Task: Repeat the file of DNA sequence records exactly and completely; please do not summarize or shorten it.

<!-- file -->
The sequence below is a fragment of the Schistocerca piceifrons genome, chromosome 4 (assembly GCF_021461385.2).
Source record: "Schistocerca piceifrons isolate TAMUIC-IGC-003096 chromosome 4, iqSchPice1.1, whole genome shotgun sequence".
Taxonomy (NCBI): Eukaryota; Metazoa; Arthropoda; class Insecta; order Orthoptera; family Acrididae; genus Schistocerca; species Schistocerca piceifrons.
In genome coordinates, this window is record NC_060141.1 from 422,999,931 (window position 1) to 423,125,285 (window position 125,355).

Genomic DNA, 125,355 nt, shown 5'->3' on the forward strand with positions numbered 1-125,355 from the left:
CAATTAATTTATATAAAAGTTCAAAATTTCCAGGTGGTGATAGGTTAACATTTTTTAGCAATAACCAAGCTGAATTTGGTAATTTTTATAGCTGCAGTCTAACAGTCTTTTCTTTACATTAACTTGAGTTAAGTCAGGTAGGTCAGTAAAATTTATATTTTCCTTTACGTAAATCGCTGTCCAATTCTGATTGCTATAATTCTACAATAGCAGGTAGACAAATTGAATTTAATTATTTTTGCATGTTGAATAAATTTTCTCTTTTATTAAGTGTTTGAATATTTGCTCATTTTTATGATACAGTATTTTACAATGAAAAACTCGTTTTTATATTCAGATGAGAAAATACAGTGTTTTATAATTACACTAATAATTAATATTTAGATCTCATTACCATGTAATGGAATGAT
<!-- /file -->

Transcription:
The sequence below is a fragment of the Schistocerca piceifrons genome, chromosome 4 (assembly GCF_021461385.2).
Source record: "Schistocerca piceifrons isolate TAMUIC-IGC-003096 chromosome 4, iqSchPice1.1, whole genome shotgun sequence".
Taxonomy (NCBI): Eukaryota; Metazoa; Arthropoda; class Insecta; order Orthoptera; family Acrididae; genus Schistocerca; species Schistocerca piceifrons.
In genome coordinates, this window is record NC_060141.1 from 422,999,931 (window position 1) to 423,125,285 (window position 125,355).

Genomic DNA, 125,355 nt, shown 5'->3' on the forward strand with positions numbered 1-125,355 from the left:
CAATTAATTTATATAAAAGTTCAAAATTTCCAGGTGGTGATAGGTTAACATTTTTTAGCAATAACCAAGCTGAATTTGGTAATTTTTATAGCTGCAGTCTAACAGTCTTTTCTTTACATTAACTTGAGTTAAGTCAGGTAGGTCAGTAAAATTTATATTTTCCTTTACGTAAATCGCTGTCCAATTCTGATTGCTATAATTCTACAATAGCAGGTAGACAAATTGAATTTAATTATTTTTGCATGTTGAATAAATTTTCTCTTTTATTAAGTGTTTGAATATTTGCTCATTTTTATGATACAGTATTTTACAATGAAAAACTCGTTTTTATATTCAGATGAGAAAATACAGTGTTTTATAATTACACTAATAATTAATATTTAGATCTCATTACCATGTAATGGAATGAT